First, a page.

The central city of Judah, situated on the crest of the Judean mountains, some twenty miles west of the Dead Sea’s northern end and thirty miles east of the Mediterranean Sea. Jerusalem was taken for David by his uncle, Joab (2Sam 5:6-8; 1Chr 11:4-6), winning for the latter the position of commanding general of David’s armies from that time on. Seven years later, David transferred his capital from the Judahite town of Hebron to the more tribally neutral Jerusalem, whose citadel became known as the “City of David.” Recognizing the need to centralize the Israelite identity of the fractious tribes around the monarchy, David brought to Jerusalem the Ark of the Covenant, the central pilgrimage shrine object and symbol of unity of all Israel. The city thus became the cultic as well as the political and military administrative center of the nation. Solomon continued David’s policies, constructing a Temple north of the City of David. This Temple remained the principal (and, eventually, exclusive) site for approved worship. Jerusalem was destroyed and depopulated by Nebuchadnezzar in 586 BCE and lay for the next half century in the desolation described so vividly in Lamentations. A group of Jewish returnees completed a modest rebuilding of the Temple between 521 and 515 BCE. Much later, Herod the Great completely changed the face of Jerusalem to that of a typical classical city, building a royal palace and expanding the Temple. The beautification of the city made it that much more appealing to pilgrims, who came in tens of thousands for the major holy days. Christian and Jewish writers alike would seize upon Jerusalem as a symbol for the spiritual abode of God. The author of (Rev 21:9-22:5) draws heavily upon the New Temple imagery in (Ezek 40-48) to describe the “holy city Jerusalem coming down out of heaven from God.” In 70 CE, Jerusalem was destroyed by the Roman armies, an event that proved cataclysmic for both Jews and Christians.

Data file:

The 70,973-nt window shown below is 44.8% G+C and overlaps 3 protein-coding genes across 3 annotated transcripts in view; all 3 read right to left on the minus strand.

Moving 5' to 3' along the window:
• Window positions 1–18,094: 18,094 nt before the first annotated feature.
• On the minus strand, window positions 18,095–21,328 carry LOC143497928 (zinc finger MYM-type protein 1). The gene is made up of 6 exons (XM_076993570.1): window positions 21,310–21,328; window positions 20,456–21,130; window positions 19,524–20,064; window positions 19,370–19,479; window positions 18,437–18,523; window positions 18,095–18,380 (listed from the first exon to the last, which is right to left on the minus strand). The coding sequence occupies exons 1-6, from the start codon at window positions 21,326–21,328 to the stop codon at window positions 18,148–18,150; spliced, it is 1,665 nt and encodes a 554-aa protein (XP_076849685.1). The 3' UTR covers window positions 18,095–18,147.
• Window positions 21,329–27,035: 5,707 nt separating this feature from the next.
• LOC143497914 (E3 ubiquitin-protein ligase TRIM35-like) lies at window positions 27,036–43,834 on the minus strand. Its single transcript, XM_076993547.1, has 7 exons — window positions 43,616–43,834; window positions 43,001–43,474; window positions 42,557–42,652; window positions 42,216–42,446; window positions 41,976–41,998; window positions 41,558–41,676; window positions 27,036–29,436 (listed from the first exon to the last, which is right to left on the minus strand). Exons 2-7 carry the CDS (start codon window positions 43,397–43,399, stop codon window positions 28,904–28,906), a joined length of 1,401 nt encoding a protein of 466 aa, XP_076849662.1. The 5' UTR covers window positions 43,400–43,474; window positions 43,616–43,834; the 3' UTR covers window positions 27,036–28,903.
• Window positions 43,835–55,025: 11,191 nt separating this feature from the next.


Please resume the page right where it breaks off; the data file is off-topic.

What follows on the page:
Jerusalem Made Capital of the United Kingdom
6The king and his men marched to Jerusalem against the Jebusites, the inhabitants of the land, who said to David, “ ... View more
4David and all Israel marched to Jerusalem, that is Jebus, where the Jebusites were, the inhabitants of the land.5The inhabitants of Jebus sa ... View more
Vision of the New Jerusalem
9Then one of the seven angels who had the seven bowls full of the seven last plagues came and said to me, “Come, I will show you the ... View more
The Vision of the New Temple
1In the twenty-fifth year of our exile, at the beginning of the year, on the tenth day of the month, in the fourteenth year after t ... View more